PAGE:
included atypical cells in acinar and or papillary pattern,
scattered cells, mucinous background and signet ring
cells in some; and most importantly benign hepatocytes
in separate clusters. However, in PD tumors (HCC vs
MC), these features are not clearly identifiable leading to
a diagnostic challenge and pitfall on smears. In such cases,
ICC is essential to solve this dispute. Various markers have
been studied in the past two decades to evaluate the most
specific and sensitive markers to differentiate the primary
versus metastatic lesions. The present study evaluated
HepPar-1, CD 10, CK7, CK19, CD34, and MOC 31 to
differentiate HCC from MC.
HepPar-1 (human hepatocyte Ab) recognizes hepatocyte
mitochondrial epitope with granular cytoplasmic staining
on ICC. Earlier studies showed high sensitivity of HepPar-1
(90%) in detecting HCC 1,4,9,10. However, despite the
high sensitivity, it is not entirely specific for hepatocytes,
nor could it discriminate between benign and malignant
hepatocytes. Also, some studies have reported negative
HepPar-1 in PDHCC, and interestingly positive reactivity
in other malignancies with hepatoid differentiation 16. In
the present study, sensitivity (86%) and specificity (100%)
in detecting HCC with HepPar-1 were observed. Negative
staining was noted in PDHCC (n=1) and all cases of MC.
The above case of PDHCC posed a diagnostic challenge
as initially the provisional diagnosis was PDHCC/PDMC
with history and cytomorphology. The dilemma continued
as HepPar-1 was negative; however, CD10 was the only
marker amongst the panel that was positive and confirmed
the diagnosis of PDHCC, and hence proved that a single
marker i.e. Hep Par1 does not help the cytopathologist in
challenging cases. A case of HB provisionally diagnosed as
pediatric SRCT was later confirmed as HB with HepPar-1
positivity that ruled out other SRCTs.
CD10 is a commonly used marker for hematolymphoid
neoplasms. The positive stain includes a cytoplasmic,
membranous/canalicular pattern. The canalicular pattern
has been considered specific for hepatocytic differentiation
on tissue sections. Saad et al. used CD10 on FNA smears
with satisfactory SN (77%) and SP (100%) 4. The present
study also showed comparable results for SN (72%) and
SP (100%) in detecting HCCs. It was the only positive
marker that was expressed in a case of HCC that was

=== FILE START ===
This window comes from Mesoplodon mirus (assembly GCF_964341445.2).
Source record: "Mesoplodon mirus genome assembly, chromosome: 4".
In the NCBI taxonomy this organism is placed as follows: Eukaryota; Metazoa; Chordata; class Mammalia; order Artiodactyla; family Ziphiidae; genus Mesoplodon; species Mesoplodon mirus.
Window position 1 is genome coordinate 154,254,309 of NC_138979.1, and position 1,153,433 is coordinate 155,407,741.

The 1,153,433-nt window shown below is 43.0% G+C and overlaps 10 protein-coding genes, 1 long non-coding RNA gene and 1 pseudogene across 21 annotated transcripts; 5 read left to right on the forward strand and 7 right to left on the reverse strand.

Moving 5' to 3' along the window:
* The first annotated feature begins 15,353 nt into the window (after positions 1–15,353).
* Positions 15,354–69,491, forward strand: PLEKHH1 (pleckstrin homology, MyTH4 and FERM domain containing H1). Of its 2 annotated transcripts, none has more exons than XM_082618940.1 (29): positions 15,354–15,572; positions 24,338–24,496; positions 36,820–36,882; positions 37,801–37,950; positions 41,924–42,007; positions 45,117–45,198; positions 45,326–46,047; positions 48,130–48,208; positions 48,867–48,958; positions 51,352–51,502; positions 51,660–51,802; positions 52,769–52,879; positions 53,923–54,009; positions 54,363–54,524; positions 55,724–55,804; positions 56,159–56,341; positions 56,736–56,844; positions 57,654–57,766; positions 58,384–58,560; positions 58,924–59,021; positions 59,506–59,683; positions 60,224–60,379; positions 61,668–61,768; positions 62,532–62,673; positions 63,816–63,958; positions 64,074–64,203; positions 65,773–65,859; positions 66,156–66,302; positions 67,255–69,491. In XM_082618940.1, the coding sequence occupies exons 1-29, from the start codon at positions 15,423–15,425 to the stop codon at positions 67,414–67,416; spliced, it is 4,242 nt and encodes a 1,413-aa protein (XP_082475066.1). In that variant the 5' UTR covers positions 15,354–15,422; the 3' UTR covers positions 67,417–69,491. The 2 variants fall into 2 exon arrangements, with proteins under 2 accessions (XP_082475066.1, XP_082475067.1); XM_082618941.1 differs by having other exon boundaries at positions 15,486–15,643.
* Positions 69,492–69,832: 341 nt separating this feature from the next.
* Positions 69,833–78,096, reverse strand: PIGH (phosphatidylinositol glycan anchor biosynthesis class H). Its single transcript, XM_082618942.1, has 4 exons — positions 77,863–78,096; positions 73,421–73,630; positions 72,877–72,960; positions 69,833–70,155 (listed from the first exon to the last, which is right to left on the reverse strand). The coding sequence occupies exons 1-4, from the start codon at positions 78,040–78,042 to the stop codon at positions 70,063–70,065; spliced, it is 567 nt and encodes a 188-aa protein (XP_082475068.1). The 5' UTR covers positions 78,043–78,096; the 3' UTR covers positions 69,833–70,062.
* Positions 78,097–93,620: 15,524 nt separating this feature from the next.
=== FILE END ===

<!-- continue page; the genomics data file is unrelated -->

negative for HepPar1 and CD34. Recently, Singha et al.
showed canalicular, membranous, and membranous and
cytoplasmic staining patterns for CD10 5. The present
study also showed these characteristic staining patterns.
Cui et al. first reported strong expression of CD 34 in
sinusoidal vessels in all cases of advanced HCC with a high sensitivity (100%) in detecting HCC 6. The present study
showed SN of 86% and SP of 100%. Kakar et al. also showed
CD 34 expression in WDHCC in a few cases of adenomatous
hyperplasia, but none in cirrhosis; hence, supporting the
fact that CD 34 positive sinusoids in HCC may suggest
microvessel angiogenesis and tumor cell proliferation due
to hepato-carcinogenesis 15. This finding correlates in
the present study also, since none of the control cases or
MC was positive. Although the assessment of angiogenesis
does not provide prognostic information, it might help as a
diagnostic marker to differentiate HCC from MC.
MOC31 has been proven a sensitive and specific marker of
AC differentiation and thus is used to distinguish AC from
mesothelioma both in tissue sections as well as in body
fluids. Proca and Porcell et al. showed high sensitivity and
specificity (100%) in detecting MC and distinguishing it
from HCC 2,7. Luoquan et al. studied MOC31 expression
in alcohol-fixed, paraffin-embedded liver FNA-CBs and
found a high sensitivity (97%) and specificity (94%) 10.
In the present study, MOC 31 helped in detecting MACs
to liver with a sensitivity of 90% and a specificity of 100%
and ruled out primary malignancy; however, it did not help
to differentiate MC vs. CC indicating the primary site of
Expressions of various cytokeratins (CK) has recently gained
popularity to distinguish primary sites of liver metastases
8,11 because malignant cells usually maintain the CK
profile of their “cells of origin”. Normally, adult hepatocytes
express CK 8 and 18 whereas bile duct epithelium expresses
CK 7, 19, 8 and 18. CK19 expression is normally found
in hepatic progenitor cells and cholangiocytes but not
in adult hepatocytes. CK 19 expression appears relatively
specific for CC, though HCC may sometimes exhibit CK19
positivity. The present study included two cases of CC, both